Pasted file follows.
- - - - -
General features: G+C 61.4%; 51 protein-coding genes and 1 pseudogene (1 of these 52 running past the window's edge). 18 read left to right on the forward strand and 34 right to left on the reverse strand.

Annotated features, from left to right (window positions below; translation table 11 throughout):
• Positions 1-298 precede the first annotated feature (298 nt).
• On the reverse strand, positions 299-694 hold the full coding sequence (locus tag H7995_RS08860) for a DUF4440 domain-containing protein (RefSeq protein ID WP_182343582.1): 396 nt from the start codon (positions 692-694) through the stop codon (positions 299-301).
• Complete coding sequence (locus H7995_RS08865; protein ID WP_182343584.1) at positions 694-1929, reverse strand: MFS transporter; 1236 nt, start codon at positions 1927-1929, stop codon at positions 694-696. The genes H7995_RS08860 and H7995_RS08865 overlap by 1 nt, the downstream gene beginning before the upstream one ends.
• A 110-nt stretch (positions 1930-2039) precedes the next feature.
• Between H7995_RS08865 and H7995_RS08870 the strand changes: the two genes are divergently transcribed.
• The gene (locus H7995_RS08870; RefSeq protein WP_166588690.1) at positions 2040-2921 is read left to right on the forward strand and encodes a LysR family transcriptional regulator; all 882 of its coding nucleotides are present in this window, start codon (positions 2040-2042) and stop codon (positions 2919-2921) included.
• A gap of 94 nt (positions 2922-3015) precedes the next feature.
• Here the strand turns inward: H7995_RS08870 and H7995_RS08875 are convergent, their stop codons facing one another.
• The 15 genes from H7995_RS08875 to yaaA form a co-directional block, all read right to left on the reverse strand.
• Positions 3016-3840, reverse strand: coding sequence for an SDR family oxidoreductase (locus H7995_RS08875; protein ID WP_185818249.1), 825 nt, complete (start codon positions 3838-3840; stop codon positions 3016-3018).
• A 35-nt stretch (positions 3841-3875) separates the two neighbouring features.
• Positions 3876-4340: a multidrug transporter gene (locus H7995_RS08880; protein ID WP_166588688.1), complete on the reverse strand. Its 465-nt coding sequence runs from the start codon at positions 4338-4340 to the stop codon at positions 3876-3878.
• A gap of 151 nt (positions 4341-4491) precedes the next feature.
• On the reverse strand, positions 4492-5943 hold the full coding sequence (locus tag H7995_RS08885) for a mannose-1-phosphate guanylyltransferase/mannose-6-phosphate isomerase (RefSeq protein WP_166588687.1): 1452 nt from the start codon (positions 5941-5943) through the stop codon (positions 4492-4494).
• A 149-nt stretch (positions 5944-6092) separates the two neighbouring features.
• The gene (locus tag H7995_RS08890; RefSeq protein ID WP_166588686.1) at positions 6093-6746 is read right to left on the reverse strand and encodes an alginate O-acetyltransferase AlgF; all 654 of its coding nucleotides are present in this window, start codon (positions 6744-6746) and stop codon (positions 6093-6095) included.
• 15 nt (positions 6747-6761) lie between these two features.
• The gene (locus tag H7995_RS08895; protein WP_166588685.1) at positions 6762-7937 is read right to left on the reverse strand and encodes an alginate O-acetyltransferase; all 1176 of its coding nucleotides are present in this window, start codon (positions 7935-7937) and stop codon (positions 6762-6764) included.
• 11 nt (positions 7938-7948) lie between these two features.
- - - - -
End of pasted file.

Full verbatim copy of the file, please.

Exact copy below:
General features: G+C 61.4%; 51 protein-coding genes and 1 pseudogene (1 of these 52 running past the window's edge). 18 read left to right on the forward strand and 34 right to left on the reverse strand.

Annotated features, from left to right (window positions below; translation table 11 throughout):
• Positions 1-298 precede the first annotated feature (298 nt).
• On the reverse strand, positions 299-694 hold the full coding sequence (locus tag H7995_RS08860) for a DUF4440 domain-containing protein (RefSeq protein ID WP_182343582.1): 396 nt from the start codon (positions 692-694) through the stop codon (positions 299-301).
• Complete coding sequence (locus H7995_RS08865; protein ID WP_182343584.1) at positions 694-1929, reverse strand: MFS transporter; 1236 nt, start codon at positions 1927-1929, stop codon at positions 694-696. The genes H7995_RS08860 and H7995_RS08865 overlap by 1 nt, the downstream gene beginning before the upstream one ends.
• A 110-nt stretch (positions 1930-2039) precedes the next feature.
• Between H7995_RS08865 and H7995_RS08870 the strand changes: the two genes are divergently transcribed.
• The gene (locus H7995_RS08870; RefSeq protein WP_166588690.1) at positions 2040-2921 is read left to right on the forward strand and encodes a LysR family transcriptional regulator; all 882 of its coding nucleotides are present in this window, start codon (positions 2040-2042) and stop codon (positions 2919-2921) included.
• A gap of 94 nt (positions 2922-3015) precedes the next feature.
• Here the strand turns inward: H7995_RS08870 and H7995_RS08875 are convergent, their stop codons facing one another.
• The 15 genes from H7995_RS08875 to yaaA form a co-directional block, all read right to left on the reverse strand.
• Positions 3016-3840, reverse strand: coding sequence for an SDR family oxidoreductase (locus H7995_RS08875; protein ID WP_185818249.1), 825 nt, complete (start codon positions 3838-3840; stop codon positions 3016-3018).
• A 35-nt stretch (positions 3841-3875) separates the two neighbouring features.
• Positions 3876-4340: a multidrug transporter gene (locus H7995_RS08880; protein ID WP_166588688.1), complete on the reverse strand. Its 465-nt coding sequence runs from the start codon at positions 4338-4340 to the stop codon at positions 3876-3878.
• A gap of 151 nt (positions 4341-4491) precedes the next feature.
• On the reverse strand, positions 4492-5943 hold the full coding sequence (locus tag H7995_RS08885) for a mannose-1-phosphate guanylyltransferase/mannose-6-phosphate isomerase (RefSeq protein WP_166588687.1): 1452 nt from the start codon (positions 5941-5943) through the stop codon (positions 4492-4494).
• A 149-nt stretch (positions 5944-6092) separates the two neighbouring features.
• The gene (locus tag H7995_RS08890; RefSeq protein ID WP_166588686.1) at positions 6093-6746 is read right to left on the reverse strand and encodes an alginate O-acetyltransferase AlgF; all 654 of its coding nucleotides are present in this window, start codon (positions 6744-6746) and stop codon (positions 6093-6095) included.
• 15 nt (positions 6747-6761) lie between these two features.
• The gene (locus tag H7995_RS08895; protein WP_166588685.1) at positions 6762-7937 is read right to left on the reverse strand and encodes an alginate O-acetyltransferase; all 1176 of its coding nucleotides are present in this window, start codon (positions 7935-7937) and stop codon (positions 6762-6764) included.
• 11 nt (positions 7938-7948) lie between these two features.